Event participants discussed the report’s findings and four real world case studies where information and communications technology (ICT) and intelligent transportation systems (ITS) are already producing measurable results across the country, including:

Pittsburgh, PA, tested an adaptive signal control system in one neighborhood and reduced travel time by 25 percent.

Read the press release from ITS America and the full report.

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City expands use of high-tech traffic signals

The city and Carnegie Mellon University are expanding a network of high-tech traffic signals that monitor flow and instantly react, changing their timing to move vehicles through intersections more efficiently.

When the work is done, the system will extend from Penn and Braddock avenues in Point Breeze through Larimer, East Liberty, Friendship, Bloomfield, Shadyside and Oakland, with 49 intersections equipped with the smarter signals.

The signals use cameras or radar to monitor traffic and are able to communicate with one another to minimize wait time for drivers. Deployment of 18 such signals in East Liberty is credited with reducing wait times by 42 percent and travel time by 24 percent, officials said.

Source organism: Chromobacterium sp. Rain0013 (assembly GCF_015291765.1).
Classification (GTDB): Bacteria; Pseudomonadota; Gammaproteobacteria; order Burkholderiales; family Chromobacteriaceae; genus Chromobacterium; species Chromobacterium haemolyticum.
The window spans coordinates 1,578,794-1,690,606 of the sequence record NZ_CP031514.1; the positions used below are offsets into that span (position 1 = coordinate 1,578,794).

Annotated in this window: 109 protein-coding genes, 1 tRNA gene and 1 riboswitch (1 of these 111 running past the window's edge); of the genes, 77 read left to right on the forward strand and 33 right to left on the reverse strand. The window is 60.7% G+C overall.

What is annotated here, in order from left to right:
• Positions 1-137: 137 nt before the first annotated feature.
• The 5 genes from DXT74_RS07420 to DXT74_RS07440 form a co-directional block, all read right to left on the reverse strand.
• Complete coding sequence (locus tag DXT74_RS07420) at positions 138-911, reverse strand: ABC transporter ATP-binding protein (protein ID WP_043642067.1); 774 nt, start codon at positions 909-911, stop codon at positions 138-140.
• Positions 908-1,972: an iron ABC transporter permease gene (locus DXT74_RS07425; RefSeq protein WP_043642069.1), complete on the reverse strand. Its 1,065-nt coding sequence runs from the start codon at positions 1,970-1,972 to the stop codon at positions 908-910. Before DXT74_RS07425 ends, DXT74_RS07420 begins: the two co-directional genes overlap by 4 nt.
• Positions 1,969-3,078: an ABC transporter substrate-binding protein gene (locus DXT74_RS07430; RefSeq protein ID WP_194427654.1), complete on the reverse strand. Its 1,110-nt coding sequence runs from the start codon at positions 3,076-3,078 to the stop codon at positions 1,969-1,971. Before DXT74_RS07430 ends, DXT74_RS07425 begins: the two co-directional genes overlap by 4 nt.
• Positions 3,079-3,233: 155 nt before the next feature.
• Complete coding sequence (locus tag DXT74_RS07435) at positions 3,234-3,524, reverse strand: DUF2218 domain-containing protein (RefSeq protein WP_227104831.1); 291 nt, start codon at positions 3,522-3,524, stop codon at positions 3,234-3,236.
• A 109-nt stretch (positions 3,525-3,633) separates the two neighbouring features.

“Imagine if traffic signals had the ability to see the traffic that was there. Then imagine the traffic signals had the ability to talk to each other, second by second,” Mayor Bill Peduto said at a news conference. “It’s not something from George Jetson. It’s something that’s happening right here in Pittsburgh today.”

CMU will work next on ways to improve pedestrian and public transit flow. Mr. Peduto said he expects further expansion of the signal network as well.

“We’re in a part of the city that’s growing very quickly,” he said at the conference, held at Morrow Park in Bloomfield.

“We don’t have the capacity to tear down houses and make wider roads” to speed traffic, Mr. Peduto said.

“We do have the ability to think about it and do it smarter.”

Read more at the Pittsburgh Post-Gazette.

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Getting Around in the 24-Hour City – Pittsburgh Magazine

Pittsburgh spent $8 million in the 1990s on an automated, high-tech downtown traffic-signal control system. Several years ago, it spent millions more for an update. That system never has been fully activated.

Peduto and Fitzgerald say they will seek help from Carnegie Mellon University researchers to extend cutting-edge technology for “smart” traffic signals that already have improved traffic flow at nine intersections in East Liberty. Baum Boulevard and Centre Avenue are next, then Penn Avenue to the east, providing an “intelligent transportation corridor” between Wilkinsburg and downtown via Bigelow Boulevard.

More from Pittsburgh Magazine.